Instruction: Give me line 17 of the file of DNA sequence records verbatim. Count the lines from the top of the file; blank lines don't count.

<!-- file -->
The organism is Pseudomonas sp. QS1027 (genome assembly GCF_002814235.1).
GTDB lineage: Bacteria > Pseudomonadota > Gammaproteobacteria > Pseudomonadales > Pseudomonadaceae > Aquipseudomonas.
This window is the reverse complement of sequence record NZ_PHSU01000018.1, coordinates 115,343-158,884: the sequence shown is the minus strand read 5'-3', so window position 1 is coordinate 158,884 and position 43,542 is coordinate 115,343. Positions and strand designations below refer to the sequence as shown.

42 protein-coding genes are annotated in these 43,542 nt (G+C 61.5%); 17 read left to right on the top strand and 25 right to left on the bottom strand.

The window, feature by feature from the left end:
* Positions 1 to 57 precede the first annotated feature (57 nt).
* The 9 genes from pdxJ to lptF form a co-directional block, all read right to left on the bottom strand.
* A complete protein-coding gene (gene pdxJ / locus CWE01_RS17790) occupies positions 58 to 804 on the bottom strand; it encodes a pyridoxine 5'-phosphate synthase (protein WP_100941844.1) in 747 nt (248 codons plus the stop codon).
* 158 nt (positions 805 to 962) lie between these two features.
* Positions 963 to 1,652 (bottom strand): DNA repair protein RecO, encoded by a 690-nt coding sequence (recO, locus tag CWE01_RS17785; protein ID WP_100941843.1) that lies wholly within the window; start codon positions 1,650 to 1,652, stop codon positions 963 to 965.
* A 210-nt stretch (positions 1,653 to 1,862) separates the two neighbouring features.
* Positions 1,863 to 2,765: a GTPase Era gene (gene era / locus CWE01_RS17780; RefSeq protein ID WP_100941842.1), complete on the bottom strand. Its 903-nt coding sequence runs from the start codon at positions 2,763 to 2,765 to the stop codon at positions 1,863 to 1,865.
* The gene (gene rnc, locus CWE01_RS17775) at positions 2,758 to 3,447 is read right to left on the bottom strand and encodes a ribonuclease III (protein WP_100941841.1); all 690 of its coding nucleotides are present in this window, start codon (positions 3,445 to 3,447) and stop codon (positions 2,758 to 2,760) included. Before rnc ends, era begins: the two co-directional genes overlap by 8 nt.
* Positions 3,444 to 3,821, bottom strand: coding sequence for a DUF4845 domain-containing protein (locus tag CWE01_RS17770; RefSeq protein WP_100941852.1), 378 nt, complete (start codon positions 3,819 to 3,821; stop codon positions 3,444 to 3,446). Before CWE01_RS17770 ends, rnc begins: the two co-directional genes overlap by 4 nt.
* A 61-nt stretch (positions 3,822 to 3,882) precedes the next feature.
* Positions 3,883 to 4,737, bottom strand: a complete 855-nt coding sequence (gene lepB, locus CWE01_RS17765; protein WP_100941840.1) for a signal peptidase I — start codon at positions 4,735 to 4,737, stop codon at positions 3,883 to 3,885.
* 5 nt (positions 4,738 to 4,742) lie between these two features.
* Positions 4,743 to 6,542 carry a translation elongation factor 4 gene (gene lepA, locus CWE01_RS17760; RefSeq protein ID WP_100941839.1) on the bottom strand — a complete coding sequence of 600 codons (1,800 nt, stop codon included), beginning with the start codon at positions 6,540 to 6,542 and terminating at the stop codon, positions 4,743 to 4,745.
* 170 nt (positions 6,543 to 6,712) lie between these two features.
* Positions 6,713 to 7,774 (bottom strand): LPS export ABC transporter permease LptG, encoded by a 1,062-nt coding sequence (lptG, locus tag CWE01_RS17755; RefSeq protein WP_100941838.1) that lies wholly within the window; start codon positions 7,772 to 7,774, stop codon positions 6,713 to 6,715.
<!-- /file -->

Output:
* 5 nt (positions 4,738 to 4,742) lie between these two features.